Japan warned over nuke plants/earthquakes in 2008, WikiLeaks cables show

Japan earthquake: Japan warned over nuclear plants, WikiLeaks cables show
by Steven Swinford, and Christopher Hope

Japan was warned more than two years ago by the international nuclear watchdog that its nuclear power plants were not capable of withstanding powerful earthquakes, leaked diplomatic cables reveal.

An official from the International Atomic Energy Agency (IAEA) said in December 2008 that safety rules were out of date and strong earthquakes would pose a “serious problem” for nuclear power stations.

The Japanese government pledged to upgrade safety at all of its nuclear plants, but will now face inevitable questions over whether it did enough.
While it responded to the warnings by building an emergency response centre at the Fukushima plant, it was only designed to withstand magnitude 7.0 tremors. Friday’s devastating earthquake was a magnitude 9.0 shock.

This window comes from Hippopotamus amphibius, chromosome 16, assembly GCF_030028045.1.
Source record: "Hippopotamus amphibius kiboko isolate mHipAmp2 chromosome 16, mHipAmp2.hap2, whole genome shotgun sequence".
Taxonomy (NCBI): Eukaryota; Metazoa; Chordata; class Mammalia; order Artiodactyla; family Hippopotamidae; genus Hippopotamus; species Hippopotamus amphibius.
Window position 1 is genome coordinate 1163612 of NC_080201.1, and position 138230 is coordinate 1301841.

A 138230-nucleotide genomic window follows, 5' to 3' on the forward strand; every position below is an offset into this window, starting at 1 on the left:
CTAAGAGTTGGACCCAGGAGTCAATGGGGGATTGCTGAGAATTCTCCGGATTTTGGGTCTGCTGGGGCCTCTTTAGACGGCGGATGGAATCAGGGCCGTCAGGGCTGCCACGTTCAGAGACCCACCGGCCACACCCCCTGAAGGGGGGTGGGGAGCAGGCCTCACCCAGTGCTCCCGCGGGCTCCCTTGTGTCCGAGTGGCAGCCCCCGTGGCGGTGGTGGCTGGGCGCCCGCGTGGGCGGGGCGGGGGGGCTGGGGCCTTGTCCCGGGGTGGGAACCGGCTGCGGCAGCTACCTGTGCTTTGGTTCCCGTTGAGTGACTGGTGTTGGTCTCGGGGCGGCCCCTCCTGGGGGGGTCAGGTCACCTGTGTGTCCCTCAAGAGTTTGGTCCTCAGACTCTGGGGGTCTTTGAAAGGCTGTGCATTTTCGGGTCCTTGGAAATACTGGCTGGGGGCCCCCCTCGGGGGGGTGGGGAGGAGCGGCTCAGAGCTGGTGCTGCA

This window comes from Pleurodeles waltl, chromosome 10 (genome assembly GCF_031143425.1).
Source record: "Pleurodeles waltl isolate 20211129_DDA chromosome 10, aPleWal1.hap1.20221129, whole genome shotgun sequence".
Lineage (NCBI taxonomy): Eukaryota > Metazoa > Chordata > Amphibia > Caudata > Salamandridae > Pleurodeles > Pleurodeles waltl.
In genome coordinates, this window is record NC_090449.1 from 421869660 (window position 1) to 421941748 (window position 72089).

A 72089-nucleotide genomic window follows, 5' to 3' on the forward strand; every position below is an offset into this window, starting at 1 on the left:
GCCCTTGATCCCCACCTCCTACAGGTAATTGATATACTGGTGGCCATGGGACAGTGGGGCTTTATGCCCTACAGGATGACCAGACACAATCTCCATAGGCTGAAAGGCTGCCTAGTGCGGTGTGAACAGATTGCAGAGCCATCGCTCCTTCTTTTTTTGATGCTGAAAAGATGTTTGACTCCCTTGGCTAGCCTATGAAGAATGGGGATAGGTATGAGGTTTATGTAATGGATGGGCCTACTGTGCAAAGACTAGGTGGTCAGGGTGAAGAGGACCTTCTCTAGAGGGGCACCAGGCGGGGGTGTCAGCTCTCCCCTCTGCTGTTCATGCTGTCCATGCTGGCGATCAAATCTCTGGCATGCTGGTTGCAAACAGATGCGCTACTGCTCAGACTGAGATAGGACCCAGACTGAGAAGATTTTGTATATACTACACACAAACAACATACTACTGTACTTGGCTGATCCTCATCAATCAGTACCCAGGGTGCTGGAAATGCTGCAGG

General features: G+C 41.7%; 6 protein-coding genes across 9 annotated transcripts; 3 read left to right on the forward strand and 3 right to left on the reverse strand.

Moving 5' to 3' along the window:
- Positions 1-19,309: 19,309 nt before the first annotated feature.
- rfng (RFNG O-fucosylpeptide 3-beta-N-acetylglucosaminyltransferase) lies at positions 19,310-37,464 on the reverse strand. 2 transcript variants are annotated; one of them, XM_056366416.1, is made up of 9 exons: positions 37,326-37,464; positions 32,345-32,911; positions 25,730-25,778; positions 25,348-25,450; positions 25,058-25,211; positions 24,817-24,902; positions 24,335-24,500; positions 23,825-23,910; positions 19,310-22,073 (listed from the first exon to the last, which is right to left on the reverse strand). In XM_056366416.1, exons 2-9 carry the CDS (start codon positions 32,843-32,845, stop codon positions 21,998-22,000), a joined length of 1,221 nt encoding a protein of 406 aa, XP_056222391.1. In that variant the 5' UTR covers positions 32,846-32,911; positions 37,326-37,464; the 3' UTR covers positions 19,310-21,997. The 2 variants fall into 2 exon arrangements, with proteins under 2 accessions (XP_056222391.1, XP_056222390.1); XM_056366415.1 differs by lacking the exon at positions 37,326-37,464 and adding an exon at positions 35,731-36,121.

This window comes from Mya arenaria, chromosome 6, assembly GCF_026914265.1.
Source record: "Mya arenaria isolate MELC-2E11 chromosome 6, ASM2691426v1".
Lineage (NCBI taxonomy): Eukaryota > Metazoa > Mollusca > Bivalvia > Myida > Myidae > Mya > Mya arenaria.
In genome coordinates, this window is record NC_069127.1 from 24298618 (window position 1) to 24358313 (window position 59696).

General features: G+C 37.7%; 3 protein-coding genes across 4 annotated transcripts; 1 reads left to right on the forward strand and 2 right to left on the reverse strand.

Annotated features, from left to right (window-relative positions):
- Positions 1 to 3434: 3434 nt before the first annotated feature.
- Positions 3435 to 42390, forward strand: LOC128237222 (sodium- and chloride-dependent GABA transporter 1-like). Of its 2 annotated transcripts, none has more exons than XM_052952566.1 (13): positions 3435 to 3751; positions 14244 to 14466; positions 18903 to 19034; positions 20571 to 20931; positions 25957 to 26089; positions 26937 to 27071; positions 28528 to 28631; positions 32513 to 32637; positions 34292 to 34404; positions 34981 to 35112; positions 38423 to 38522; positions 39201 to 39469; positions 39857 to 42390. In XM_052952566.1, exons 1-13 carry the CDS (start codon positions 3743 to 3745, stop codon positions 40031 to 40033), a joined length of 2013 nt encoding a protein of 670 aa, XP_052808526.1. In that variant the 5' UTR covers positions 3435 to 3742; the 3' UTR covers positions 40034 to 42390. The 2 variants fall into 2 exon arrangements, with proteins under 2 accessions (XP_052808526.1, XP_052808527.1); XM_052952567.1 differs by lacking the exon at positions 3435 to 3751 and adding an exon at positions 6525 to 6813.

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1 thought on “Japan warned over nuke plants/earthquakes in 2008, WikiLeaks cables show”

  1. This is a great find—thanks

    This reminds me of what i thought last night while listening to an interview of a government expert.

    She was generally saying that they are safe, etc. Then, she just blurted out how the Japanese reactors had redundant mechanisms to insure safety, but all of them failed. The “redundancy” methods are what is presumed to insure the safety of reactors. She then said that theory has now been shown not to hold up.

    So, I am thinking that the science is too difficult for regular people to understand, and we have to rely on the good judgment of people like Bush, Chaney and Obama. Duke Power just gave the Democrats 10 million bucks for their convention. Half of their Carolina/Eastern power generation comes from nuclear reactors.

    I realized that the crisis of trust and corruption is what determines whether or not we should do more reactors. For sure, I do not know where to begin figuring out the science on this one, but I think I know what affects our leaders’ judgment.

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